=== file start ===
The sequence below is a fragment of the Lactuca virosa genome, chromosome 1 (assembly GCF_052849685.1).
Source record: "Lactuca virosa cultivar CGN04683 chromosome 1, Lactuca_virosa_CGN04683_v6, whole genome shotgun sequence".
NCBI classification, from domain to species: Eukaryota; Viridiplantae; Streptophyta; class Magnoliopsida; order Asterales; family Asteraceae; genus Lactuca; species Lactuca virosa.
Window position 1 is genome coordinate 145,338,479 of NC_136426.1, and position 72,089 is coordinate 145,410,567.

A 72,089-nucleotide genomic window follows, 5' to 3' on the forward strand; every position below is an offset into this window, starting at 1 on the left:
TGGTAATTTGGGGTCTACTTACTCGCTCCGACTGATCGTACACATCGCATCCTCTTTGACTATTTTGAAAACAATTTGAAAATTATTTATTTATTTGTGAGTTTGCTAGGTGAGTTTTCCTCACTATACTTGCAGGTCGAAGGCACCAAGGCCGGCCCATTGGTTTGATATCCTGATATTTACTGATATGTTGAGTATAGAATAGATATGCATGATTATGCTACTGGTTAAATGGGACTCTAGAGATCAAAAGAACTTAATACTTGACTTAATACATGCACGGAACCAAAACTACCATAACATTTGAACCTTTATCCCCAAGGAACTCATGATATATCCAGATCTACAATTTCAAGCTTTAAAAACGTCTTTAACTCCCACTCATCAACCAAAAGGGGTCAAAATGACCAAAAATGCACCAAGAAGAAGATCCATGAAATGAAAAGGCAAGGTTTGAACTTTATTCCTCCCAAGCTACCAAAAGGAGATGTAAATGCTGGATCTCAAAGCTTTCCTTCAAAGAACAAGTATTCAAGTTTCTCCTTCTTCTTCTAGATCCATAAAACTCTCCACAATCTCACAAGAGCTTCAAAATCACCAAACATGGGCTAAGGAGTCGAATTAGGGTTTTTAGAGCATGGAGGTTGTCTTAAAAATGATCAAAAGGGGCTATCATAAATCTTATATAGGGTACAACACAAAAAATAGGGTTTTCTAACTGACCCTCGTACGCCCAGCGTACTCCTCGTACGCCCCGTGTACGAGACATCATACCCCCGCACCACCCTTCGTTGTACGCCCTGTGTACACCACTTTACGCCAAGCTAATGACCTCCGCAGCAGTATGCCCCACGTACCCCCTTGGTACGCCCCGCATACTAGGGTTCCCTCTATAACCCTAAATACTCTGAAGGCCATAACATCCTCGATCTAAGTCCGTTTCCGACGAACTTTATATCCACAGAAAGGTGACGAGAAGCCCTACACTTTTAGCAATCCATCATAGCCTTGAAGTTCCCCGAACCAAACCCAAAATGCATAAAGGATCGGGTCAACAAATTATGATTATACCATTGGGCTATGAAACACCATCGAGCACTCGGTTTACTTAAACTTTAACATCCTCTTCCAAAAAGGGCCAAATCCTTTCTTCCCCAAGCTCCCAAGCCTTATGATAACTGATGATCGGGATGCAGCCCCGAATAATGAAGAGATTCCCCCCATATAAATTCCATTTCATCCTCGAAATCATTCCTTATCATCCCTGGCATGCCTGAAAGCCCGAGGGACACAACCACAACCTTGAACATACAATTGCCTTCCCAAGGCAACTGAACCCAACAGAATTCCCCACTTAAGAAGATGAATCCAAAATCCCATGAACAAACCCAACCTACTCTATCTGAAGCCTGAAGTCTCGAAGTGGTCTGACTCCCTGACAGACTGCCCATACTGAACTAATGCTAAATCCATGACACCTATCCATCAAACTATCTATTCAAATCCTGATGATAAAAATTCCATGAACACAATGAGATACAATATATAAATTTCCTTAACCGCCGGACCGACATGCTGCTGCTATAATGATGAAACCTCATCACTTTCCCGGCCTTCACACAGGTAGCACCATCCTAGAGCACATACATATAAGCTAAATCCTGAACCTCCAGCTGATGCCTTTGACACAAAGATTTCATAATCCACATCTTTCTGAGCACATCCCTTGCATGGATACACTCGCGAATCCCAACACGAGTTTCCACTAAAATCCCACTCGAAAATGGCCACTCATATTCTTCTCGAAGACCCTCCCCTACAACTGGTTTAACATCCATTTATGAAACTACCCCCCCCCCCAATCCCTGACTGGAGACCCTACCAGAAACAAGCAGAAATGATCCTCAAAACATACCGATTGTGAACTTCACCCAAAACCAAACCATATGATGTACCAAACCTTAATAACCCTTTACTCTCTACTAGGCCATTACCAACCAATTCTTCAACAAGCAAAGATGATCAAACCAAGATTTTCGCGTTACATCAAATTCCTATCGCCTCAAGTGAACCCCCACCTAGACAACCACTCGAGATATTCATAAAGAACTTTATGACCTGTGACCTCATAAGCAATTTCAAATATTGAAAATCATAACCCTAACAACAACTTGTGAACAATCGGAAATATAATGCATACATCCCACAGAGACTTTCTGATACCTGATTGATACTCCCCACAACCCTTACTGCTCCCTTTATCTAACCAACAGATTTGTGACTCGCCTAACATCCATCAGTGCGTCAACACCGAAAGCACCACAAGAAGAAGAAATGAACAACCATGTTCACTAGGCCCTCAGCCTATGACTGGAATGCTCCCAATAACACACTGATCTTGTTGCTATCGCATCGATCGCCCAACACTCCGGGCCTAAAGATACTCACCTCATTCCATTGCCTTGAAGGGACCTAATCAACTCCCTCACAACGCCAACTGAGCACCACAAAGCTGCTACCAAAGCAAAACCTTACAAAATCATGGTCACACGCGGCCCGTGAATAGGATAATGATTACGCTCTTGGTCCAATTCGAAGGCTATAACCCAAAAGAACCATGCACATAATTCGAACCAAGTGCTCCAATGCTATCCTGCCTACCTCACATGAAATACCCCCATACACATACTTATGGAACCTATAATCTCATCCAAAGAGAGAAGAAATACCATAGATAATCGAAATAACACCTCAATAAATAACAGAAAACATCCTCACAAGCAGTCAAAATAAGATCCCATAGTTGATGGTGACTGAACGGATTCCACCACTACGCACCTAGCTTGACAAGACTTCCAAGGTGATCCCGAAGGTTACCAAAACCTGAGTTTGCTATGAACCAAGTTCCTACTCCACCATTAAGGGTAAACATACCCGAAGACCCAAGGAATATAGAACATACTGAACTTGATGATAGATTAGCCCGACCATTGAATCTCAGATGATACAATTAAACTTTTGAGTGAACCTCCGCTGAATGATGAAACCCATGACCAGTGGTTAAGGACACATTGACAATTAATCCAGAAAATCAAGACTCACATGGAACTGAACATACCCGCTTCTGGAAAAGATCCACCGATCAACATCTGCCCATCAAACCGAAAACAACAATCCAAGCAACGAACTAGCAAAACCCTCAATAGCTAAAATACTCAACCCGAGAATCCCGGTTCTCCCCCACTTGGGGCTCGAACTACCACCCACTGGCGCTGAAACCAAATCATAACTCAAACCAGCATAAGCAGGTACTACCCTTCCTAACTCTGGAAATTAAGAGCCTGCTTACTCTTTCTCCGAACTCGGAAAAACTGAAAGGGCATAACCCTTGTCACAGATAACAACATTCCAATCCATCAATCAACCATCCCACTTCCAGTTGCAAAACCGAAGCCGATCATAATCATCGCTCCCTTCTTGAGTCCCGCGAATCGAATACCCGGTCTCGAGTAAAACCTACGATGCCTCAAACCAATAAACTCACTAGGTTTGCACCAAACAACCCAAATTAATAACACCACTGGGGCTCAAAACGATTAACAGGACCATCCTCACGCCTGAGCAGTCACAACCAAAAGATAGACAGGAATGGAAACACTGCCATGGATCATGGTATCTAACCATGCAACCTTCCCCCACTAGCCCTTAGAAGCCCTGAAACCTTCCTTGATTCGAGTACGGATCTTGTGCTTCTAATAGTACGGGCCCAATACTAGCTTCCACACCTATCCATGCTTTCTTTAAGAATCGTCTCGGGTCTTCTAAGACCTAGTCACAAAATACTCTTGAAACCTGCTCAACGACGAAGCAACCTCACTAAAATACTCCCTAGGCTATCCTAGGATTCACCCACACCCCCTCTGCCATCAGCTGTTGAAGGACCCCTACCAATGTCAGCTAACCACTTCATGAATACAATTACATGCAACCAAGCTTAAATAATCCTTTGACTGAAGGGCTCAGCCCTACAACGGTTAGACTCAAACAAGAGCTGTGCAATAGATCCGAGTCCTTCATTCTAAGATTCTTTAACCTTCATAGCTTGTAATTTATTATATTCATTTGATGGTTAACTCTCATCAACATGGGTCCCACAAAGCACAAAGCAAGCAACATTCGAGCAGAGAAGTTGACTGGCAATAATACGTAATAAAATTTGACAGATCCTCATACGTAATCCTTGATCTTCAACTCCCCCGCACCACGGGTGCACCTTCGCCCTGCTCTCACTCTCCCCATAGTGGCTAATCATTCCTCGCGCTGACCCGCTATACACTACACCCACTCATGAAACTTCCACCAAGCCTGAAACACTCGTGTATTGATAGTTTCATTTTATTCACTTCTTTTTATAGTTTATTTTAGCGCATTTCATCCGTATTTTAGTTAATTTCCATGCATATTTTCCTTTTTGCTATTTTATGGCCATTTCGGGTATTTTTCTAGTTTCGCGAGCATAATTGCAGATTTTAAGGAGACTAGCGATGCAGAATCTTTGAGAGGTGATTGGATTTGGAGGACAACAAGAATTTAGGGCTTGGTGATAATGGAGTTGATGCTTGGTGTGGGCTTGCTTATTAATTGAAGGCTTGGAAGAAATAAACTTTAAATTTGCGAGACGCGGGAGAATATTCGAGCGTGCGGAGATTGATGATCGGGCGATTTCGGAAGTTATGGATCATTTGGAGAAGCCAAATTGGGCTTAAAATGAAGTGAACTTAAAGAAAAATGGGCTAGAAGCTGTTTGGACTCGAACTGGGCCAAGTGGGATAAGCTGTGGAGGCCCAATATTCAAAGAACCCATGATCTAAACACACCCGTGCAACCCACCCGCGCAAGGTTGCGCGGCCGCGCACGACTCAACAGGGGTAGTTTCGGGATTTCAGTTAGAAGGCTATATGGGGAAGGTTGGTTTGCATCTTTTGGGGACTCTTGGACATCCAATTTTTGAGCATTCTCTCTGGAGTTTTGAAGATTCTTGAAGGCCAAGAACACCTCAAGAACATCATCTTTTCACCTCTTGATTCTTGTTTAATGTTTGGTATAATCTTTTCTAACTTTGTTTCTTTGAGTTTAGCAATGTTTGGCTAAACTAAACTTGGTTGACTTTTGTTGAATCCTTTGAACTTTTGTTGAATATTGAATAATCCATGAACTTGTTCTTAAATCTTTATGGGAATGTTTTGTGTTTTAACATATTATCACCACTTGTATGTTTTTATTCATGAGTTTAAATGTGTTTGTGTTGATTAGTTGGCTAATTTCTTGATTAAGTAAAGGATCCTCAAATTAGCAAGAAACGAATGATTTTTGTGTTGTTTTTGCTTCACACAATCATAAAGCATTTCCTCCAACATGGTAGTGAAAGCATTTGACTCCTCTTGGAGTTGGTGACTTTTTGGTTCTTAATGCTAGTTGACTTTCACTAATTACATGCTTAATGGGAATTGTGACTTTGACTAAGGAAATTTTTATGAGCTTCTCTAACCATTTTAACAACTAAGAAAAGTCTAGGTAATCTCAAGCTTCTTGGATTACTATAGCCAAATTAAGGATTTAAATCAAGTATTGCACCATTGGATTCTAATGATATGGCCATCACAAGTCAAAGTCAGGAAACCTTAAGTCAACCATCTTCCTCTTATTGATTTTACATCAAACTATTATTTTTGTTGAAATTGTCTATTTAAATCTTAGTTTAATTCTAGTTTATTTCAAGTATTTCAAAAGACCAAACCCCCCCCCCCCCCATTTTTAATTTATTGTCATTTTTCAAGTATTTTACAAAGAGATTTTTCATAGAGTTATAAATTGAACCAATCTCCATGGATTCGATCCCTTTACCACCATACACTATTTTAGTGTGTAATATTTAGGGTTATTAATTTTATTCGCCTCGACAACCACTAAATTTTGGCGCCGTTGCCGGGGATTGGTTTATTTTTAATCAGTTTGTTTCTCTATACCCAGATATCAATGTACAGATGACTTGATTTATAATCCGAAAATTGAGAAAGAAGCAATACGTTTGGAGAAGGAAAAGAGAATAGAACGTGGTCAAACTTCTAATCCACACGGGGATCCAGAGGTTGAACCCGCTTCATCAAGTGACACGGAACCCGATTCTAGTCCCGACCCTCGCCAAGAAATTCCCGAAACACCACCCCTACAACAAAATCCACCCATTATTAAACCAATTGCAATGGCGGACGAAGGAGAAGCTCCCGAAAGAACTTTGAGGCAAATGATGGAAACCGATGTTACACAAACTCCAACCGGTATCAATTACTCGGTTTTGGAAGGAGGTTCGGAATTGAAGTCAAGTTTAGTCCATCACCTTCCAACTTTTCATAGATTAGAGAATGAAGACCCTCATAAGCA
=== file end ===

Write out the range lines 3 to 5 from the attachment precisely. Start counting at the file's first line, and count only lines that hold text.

NCBI classification, from domain to species: Eukaryota; Viridiplantae; Streptophyta; class Magnoliopsida; order Asterales; family Asteraceae; genus Lactuca; species Lactuca virosa.
Window position 1 is genome coordinate 145,338,479 of NC_136426.1, and position 72,089 is coordinate 145,410,567.

A 72,089-nucleotide genomic window follows, 5' to 3' on the forward strand; every position below is an offset into this window, starting at 1 on the left: